Keys of the Kingdom, The (1945): Gregory Peck Oscar Nominated Performance

Gregory Peck became a major star after playing Father Francis Chisom in John M. Stahl’s bio-epic “The Keys of the Kingdom,” for which he received a Best Actor Oscar nomination.

This movie, alongside “Spellbolund” and “The Valley of Decision,” established Peck’s screen persona as a decent, dignified, liberal, and sensitive hero, the epitome of which could be found in his 1962 Oscar-winning turn, “To Kill a Mockingbird.”

Based on the 1941 best-selling novel by A. J. Cronin, “The Keys to the Kingdom” was one of Fox’s prestige productions, adapted by Nunnally Johnson (who would become a director), directed by John M. Stahl (who specialized in melodramas), and produced by Joseph L. Mankiewicz (later the director of “All About Eve” and other great films).

At one time, Hitchcock considered adapting the novel to the big screen.  Among the actors considered for the role of Father Chisholm were Spencer TracyOrson WellesEdward G. Robinson, and Henry FondaIngrid Bergman, who co-starred with Peck in “Spellbound,” was a top contender for the part of Mother Maria-Veronica, which went to Rose Stradner, wife of producer Mankiewicz.

The stately (rather square) biopic chronicles the heroic, sacrificial service of a father who used “unconventional” methods and was known for his “eccentric” personality.  For example, he cultivated a lifelong friendship with Dr. Willie Tulloch (Thomas Mitchell)  a confirmed atheist, until the latter’s death, during a visit to the missionary.

Told in flashback, accompanied by voice-over narration from the memoirs of Fr. Chisom’s journals, the story begins with Chisom as a boy (Roddy McDowall growing up in Scotland with a Catholic father and a Protestant mother. Orphaned at a young age due to anti-Catholic violence, Francis decides to become a priest.

His life changes radically, when he is sent to China to be a missionary by a superior (Edmund Gwenn) who recognizes his merits–eccentric and idiosyncratic as they were. Quite predictably, once out there (in the middle of nowhere), he faces a series of hardships and harassments, but his unfailing idealism, humility and decency enable him to accomplish his goals.

Chisom takes risks while conducting a surgery, which ends up saving the son of a local Mandarin. As gratitude, the Mandarin offers to support Chisom’s work by becoming a Christian. Chisom refuses but does accept an offer of land and support for a new mission. Chisom’s faith and perseverance are put to the test by an aristocratic mother superior (Rosa Stradner), the attitudes of various clerical superiors (represented by Vincent Price), military atrocities, and other missionaries.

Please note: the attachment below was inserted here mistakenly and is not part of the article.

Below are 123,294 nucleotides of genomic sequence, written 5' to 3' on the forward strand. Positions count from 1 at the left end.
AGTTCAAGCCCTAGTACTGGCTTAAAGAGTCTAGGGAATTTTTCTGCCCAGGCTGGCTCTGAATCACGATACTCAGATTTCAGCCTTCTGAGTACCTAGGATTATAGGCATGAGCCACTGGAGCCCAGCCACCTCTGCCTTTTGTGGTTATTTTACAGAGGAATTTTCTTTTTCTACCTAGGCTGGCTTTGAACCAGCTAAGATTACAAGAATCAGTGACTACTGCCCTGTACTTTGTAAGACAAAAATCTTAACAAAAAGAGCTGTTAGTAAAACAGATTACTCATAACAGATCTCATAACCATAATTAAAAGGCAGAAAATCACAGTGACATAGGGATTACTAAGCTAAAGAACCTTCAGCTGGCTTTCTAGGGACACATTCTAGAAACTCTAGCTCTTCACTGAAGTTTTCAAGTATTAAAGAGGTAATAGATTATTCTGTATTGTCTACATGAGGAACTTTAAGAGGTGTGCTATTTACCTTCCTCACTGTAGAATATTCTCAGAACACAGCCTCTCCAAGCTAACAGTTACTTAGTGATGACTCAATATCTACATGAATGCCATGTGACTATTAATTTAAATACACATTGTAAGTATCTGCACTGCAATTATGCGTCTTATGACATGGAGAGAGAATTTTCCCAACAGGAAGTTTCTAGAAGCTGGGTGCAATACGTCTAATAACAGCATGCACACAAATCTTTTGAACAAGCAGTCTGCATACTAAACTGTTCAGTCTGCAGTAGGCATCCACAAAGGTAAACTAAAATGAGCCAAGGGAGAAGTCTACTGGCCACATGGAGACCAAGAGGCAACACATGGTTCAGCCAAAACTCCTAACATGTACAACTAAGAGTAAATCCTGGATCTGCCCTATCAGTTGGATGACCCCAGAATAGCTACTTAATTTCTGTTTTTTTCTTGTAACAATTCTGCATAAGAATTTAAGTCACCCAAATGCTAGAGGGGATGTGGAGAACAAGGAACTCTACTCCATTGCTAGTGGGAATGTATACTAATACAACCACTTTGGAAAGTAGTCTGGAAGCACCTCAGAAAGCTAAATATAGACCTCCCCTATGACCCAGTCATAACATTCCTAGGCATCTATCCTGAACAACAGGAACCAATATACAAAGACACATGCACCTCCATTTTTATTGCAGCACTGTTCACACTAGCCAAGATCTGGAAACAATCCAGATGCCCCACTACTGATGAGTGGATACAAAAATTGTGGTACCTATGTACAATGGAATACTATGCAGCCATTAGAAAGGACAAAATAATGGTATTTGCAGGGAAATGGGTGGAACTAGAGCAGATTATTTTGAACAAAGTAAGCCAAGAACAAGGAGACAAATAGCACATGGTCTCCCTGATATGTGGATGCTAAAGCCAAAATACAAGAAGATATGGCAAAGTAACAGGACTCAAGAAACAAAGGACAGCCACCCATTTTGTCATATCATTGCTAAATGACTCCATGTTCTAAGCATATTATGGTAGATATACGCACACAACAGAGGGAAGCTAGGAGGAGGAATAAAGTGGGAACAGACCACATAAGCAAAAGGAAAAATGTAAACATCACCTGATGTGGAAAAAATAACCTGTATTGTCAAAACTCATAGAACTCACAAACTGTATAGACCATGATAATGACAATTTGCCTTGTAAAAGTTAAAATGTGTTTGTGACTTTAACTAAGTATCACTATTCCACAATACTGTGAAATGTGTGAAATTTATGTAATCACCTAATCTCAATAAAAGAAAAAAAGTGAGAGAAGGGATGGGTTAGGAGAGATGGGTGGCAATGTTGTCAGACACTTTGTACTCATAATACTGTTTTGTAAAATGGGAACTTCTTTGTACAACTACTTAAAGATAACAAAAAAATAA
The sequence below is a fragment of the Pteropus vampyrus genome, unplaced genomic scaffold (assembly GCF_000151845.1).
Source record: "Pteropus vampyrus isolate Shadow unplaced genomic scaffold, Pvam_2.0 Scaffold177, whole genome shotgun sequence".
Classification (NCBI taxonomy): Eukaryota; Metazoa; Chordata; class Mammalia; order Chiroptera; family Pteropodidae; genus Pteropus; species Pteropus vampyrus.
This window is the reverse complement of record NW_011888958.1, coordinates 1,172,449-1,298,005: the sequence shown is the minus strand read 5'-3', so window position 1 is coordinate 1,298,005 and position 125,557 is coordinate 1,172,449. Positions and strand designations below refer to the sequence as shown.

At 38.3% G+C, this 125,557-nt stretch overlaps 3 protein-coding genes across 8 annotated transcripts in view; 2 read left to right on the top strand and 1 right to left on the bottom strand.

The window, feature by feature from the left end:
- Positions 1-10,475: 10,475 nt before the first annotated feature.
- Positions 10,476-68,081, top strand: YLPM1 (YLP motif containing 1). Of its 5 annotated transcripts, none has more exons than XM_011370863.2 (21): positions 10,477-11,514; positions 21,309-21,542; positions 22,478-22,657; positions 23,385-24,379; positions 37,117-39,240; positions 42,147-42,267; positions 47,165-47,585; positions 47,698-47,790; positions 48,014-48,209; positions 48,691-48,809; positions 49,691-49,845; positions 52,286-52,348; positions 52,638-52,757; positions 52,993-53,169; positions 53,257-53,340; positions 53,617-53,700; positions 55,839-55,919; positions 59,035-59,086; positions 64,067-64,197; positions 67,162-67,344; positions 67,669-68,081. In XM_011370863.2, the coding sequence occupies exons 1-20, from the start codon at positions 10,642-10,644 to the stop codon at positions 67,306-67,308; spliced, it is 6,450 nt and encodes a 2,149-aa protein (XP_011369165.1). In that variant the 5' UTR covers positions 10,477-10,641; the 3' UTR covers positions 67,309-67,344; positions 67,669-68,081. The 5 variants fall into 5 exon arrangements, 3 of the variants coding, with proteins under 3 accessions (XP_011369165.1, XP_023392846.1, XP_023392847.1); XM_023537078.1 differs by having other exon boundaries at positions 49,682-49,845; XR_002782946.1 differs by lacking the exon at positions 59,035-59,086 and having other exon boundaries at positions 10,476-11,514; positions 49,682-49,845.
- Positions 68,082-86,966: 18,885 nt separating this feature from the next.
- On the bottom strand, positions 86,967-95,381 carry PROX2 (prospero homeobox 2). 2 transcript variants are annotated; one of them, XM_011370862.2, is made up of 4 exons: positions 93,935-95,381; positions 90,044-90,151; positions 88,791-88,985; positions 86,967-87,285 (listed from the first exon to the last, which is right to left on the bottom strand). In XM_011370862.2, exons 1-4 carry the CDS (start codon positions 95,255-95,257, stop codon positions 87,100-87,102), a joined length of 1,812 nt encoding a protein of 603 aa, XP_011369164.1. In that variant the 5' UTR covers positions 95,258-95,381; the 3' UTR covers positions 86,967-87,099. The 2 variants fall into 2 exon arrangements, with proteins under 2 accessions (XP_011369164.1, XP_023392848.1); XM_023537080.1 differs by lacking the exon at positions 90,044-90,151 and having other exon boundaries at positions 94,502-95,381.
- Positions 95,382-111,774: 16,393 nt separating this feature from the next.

Fox’s hit “The Song of Bernadette, the spiritual epic the previous year, for which Jennifer Jones had received Best Actress Oscar, must have inspired the studio to look for another best-selling religious novel to adapt.

“The Keys of the Kingdom” author Cronin was Catholic. Yet Werfel seemed willing to honor the religious context of his story and subject matter, while the perspective at work in Cronin’s novel seems less than pious. Cronin was a Scottish Catholic with a Catholic father and a Protestant mother. His book is dedicated to a friend who was a longtime missionary to China, whose experiences provided Cronin with material for his story. Prior to becoming a writer, Cronin was a medical doctor, the same profession as Chisom’s atheist friend, Dr. Willie Tulloch (played by Thomas Mitchell).

Toward the end of the novel, Fr. Chisom acknowledges the Church as “our mother,” but goes on to suggest that “perhaps there are other mothers” even in non-Christian religions such as Confucianism.

The filmmakers have softened Fr. Chisom’s views. Chisom comments about Christ and Confucius is revised to suggest that “The Christian is a good man, but the Confucian usually has a better sense of humor.”

Aware of their predominantly Protestant audience, the filmmakers minimize the priest’s specifically Catholic identity. Typically of its times, the end result is a rather generic and bland tribute to Christian virtue through the life of a flawed but extraordinary hero.

Alfred Newman incorporated Irish and Chinese elements into the score.  The song “The Hill of the Brilliant Green Jade” derives form the story of Chinese nobleman who befriends Father Chisholm after saving his son’s life.


Gregory Peck … Father Francis Chisholm

Thomas Mitchell … Dr. Willie Tulloch

Vincent Price … Anselm “Angus” Mealey

Rose Stradner … Reverend Mother Maria-Veronica

Roddy McDowall… Francis Chisholm, as a boy

Edmund Gwenn … Reverend Hamish MacNabb

Sir Cedric Hardwicke … Monsignor Sleeth at Tweedside

Dennis Hoey … Alec Chisholm, Francis’ father

Ruth Nelson … Lisbeth Chisholm, Francis’ mother

Edith Barrett … Aunt Polly Bannon

Peggy Ann Garner … Nora, as a girl

Jane Ball … Nora, as an adult

James Gleason … Rev. Dr. Wilbur Fiske

Anne Revere … Agnes Fiske

Ruth Nelson … Mrs. Chisholm, Francis’ mother

Benson Fong … Joseph

Leonard Strong … Mr. Chia

Philip Ahn … Mr. Pao, envoy for Mr. Chia

Arthur Shields … Father Tarrant, at Holywell

Sara Allgood … Sister Martha


End Note


“The Keys of the Kingdom” was also adapted as a radio play, first on November 19, 1945 episode of Lux Radio Theater, with Ronald Colman,


Oscar Alert


Oscar Nominations: 4


Actor: Gregory Peck

Cinematography (black-and-white): Arthur Miller

Interior decoration (b/w): James Basevi and William Darling; art direction, Thomas Little and Frank E. Hughes

Score (Dramatic or Musical): Alfred Newman


Oscar Awards: None


Oscar Context:


The winner of the Best Actor Oscar was Ray Milland for Billy Wilder’s “The Lost Weekend,” which also won Best Picture.


The cinematography Oscar went to Harry Stradling for “The Picture of Dorian Gray.” Miklos Rosza won the Score Oscar for “Spellbound,” which also starred Gregory Peck.


“Blood on the Sun” won the Art Direction Oscar.